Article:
Now put that aside for a moment while we work on the pouch. Cut two strips of fabric 21 x 8.5. Put right sides together and sew down the sides with a 3/8″ seam allowance.

Turn right side out, fold the ends inside 1/2″ and stitch them closed about 3/16″ from the edge.
Next, fold the strip in half and crease or mark with a pin so you can see the center. Pin your pocket into place. Then stitch along the bottom edge of the pocket 3/16″ from the edge. The sides of your pocket are still the folded edge that hasn’t been stitched.
Next, fold the strip in half with right sides together. As you’re looking at the photo above, you would be folding the left side over top of the right so your pocket is on the inside. Stitch along the two sides 3/16″ from the edge. Then turn right side out and you have your diaper pouch with changing pad pocket! Here’s a view of both sides. This is a forgiving pattern so if you’re a little off on any of the seam allowances it shouldn’t be a problem.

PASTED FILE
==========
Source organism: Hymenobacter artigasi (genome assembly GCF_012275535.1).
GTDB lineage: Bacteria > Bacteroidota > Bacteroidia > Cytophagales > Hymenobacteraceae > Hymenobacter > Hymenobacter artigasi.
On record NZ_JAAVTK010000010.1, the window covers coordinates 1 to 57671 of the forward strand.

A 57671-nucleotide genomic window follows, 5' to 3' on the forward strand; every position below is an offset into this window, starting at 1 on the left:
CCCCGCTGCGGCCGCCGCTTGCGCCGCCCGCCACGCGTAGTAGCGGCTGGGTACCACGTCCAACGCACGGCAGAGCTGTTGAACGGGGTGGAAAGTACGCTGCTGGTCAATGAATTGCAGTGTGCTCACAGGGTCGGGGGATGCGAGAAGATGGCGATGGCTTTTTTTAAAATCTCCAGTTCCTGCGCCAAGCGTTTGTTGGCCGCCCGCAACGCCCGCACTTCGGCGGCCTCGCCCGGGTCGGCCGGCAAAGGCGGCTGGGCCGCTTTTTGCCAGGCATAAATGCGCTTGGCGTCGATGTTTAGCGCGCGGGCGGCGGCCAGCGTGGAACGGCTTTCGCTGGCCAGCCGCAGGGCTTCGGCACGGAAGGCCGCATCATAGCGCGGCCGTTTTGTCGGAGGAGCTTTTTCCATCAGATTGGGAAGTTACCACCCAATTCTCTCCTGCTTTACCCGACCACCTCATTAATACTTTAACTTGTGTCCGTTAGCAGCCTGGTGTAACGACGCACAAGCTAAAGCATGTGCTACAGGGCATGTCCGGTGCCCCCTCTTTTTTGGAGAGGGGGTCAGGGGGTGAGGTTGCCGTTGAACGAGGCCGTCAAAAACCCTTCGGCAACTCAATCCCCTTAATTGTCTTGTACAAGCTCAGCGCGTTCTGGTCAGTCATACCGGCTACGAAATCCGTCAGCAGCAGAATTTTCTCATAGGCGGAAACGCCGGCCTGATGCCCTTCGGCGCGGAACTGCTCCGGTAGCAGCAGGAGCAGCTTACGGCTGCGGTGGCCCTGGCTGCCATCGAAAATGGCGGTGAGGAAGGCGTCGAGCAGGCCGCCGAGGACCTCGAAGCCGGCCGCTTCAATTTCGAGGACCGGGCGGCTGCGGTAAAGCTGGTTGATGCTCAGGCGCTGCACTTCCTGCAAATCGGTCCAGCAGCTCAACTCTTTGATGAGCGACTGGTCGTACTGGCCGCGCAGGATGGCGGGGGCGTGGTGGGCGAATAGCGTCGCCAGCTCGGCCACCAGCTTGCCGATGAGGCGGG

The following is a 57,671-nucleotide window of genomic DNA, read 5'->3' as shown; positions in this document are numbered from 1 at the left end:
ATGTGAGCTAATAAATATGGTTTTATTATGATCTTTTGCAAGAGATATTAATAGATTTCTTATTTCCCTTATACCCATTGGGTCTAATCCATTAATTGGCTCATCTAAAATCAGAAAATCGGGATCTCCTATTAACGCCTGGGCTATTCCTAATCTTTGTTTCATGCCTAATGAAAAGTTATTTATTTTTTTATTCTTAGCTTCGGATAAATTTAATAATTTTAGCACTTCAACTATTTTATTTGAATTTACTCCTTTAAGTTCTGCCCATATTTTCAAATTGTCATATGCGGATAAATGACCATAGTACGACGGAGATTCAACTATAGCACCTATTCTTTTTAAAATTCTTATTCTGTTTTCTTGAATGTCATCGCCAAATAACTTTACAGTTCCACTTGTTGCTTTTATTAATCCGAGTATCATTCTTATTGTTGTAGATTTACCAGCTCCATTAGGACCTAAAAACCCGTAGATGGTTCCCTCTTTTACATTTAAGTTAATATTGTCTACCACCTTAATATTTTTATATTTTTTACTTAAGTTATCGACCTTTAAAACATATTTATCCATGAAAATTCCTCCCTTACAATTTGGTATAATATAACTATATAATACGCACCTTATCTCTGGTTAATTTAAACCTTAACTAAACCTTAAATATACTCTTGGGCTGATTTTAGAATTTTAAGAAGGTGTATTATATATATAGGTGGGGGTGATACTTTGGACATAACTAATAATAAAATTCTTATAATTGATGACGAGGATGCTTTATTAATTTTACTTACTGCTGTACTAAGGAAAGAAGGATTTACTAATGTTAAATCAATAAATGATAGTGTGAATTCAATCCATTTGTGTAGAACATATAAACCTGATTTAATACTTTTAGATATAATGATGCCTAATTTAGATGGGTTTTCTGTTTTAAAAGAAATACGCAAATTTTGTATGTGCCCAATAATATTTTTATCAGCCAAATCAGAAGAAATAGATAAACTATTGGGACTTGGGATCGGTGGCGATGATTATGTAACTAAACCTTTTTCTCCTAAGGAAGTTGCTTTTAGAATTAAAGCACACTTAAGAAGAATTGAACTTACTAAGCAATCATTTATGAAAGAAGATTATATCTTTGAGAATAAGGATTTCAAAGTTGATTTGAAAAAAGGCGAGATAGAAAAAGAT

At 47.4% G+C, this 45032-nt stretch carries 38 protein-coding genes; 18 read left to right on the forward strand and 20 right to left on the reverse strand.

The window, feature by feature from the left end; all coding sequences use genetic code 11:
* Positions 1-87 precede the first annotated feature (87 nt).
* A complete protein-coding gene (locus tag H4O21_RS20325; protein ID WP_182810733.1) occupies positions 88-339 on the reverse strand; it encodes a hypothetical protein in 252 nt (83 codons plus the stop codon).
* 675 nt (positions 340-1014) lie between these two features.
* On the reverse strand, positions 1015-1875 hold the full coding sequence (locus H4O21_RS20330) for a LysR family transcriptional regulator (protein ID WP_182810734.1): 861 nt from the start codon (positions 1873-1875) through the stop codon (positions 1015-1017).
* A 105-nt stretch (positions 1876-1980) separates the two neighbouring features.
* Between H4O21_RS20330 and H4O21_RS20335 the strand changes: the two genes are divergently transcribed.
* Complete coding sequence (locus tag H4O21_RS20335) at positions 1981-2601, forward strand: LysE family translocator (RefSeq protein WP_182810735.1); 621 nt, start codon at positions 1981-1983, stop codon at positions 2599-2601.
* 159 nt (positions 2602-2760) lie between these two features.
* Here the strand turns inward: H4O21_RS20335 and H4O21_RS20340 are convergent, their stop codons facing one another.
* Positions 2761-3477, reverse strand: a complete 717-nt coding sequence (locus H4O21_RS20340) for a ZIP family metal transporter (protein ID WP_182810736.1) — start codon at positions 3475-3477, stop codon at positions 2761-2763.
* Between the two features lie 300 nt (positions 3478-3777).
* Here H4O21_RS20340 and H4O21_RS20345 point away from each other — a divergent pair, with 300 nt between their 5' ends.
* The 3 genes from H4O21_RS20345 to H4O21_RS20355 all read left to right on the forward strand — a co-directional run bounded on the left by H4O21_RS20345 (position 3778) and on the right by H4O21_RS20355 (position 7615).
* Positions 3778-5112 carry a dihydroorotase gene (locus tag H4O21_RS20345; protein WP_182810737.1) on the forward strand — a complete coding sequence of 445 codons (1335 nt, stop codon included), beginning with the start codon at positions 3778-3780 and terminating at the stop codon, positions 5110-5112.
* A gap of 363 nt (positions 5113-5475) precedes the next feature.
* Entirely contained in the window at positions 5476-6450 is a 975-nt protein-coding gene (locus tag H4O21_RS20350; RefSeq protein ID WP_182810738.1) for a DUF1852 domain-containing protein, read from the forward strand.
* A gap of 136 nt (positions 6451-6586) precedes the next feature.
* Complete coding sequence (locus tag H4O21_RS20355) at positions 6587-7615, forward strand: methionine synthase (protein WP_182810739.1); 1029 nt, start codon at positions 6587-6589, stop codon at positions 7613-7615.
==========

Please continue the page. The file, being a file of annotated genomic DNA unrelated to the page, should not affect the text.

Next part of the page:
And here it is filled with diapers and wipes and the changing pad in the outside pocket. I folded the changing pad into thirds horizontally (like the top photo) then into thirds again to fit into the pocket.
And if you need more ideas, you can find my instructions for matching appliqued onesies here!

Tutorial: Appliqued Baby Onesies

A friend had a baby shower last weekend and I was so excited to make something for her and her little boy! I decided to do a set of embroidered baby onesides along with a combination changing pad and diaper pouch.